To allow innovation and imagination to thrive on our campus, to educate and empower creative minds across all disciplines, to help shape the twenty-first century, Harvard must make the arts an integral part of the cognitive life of the university: for along with the sciences and the humanities, the arts—as they are both experienced and practiced—are irreplaceable instruments of knowledge...Art-making is an expressive practice: it nurtures intense alertness to the intellectual and emotional resources of the human means of communication, in all their complexity. It requires both acute observation and critical self-reflection.

But of course the recommendations—for new programs, degrees, and facilities— unfortunately arrived at the height of the financial crisis and recession, and now presumably await a University capital campaign for execution. It is notable that in their current and recently completed capital campaigns, Princeton and Stanford, respectively, emphasized a new arts district and an entire set of arts buildings (with the accompanying staff and programs). And a report on “Art-Making and the Arts in Research Universities”—just released by a group of academic leaders convened by the University of Michigan as the ArtsEngine initiative—concludes that, among other advantages, “artists benefit research in other disciplines” in the following ways:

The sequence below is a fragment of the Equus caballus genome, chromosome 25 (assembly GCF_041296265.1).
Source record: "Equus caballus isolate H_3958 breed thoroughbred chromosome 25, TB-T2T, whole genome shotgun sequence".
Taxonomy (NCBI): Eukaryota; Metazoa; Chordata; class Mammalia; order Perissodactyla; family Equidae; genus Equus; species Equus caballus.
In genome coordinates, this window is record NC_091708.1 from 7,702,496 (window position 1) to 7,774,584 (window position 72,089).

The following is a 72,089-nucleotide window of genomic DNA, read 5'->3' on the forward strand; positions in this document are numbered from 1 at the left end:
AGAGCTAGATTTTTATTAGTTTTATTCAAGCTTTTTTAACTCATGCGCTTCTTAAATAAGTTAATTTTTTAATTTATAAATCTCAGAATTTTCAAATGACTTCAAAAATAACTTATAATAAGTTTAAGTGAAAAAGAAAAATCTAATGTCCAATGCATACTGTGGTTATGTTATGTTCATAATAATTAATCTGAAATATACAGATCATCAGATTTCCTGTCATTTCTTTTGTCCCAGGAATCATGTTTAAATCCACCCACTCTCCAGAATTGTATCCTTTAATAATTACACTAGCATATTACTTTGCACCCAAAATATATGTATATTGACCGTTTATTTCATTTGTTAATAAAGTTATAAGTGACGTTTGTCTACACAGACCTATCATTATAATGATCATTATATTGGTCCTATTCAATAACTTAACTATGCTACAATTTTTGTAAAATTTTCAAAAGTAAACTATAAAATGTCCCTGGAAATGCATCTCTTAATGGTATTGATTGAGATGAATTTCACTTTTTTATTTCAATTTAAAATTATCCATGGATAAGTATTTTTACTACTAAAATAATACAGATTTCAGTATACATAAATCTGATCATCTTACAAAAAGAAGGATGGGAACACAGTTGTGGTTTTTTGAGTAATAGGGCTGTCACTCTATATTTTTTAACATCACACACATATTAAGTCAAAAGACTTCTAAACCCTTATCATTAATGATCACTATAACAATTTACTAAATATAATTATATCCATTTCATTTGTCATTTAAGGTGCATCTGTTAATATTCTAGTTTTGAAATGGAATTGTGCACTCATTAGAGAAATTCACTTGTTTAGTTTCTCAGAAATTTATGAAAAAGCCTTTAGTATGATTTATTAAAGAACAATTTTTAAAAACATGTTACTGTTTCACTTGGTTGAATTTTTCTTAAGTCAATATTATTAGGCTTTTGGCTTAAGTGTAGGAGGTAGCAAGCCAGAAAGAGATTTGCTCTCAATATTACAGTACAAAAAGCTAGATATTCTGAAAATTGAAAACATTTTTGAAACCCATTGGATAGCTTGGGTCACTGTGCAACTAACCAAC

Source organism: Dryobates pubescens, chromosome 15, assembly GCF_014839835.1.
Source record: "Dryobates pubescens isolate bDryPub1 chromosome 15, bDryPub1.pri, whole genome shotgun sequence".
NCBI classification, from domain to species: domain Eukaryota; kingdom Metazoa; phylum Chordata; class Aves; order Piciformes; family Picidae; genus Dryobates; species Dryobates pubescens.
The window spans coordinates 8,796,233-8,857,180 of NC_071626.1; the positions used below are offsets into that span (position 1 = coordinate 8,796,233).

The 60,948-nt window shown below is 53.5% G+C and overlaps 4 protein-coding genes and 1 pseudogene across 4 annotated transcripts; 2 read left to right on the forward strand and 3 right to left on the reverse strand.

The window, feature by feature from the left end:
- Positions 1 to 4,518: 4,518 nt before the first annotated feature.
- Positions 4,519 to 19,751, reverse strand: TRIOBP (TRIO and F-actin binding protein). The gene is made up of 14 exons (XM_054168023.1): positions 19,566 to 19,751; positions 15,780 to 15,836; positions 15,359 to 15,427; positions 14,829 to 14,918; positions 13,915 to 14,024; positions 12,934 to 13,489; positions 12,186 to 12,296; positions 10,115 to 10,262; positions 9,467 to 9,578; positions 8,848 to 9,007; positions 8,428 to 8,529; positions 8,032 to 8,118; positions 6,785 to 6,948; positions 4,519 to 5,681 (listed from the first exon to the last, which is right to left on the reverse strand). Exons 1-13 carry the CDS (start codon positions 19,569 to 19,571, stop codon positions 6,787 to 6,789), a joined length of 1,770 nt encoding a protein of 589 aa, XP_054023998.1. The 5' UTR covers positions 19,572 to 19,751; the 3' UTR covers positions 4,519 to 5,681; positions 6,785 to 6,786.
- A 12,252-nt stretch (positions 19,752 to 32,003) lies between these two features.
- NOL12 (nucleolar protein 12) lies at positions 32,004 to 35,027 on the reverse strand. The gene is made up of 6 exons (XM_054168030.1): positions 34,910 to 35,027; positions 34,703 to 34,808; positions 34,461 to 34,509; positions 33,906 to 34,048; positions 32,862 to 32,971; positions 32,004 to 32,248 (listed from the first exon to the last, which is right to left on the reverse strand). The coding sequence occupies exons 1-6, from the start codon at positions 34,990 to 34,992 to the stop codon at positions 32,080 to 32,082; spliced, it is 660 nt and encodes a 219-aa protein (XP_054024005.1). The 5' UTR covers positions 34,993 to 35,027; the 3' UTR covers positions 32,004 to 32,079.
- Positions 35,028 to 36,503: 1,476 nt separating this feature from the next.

• Through data visualization and translation.
  • With new ways of conceptualizing questions and information, from the beginning of the process.
  • By providing different strategies and expertise for working through problems.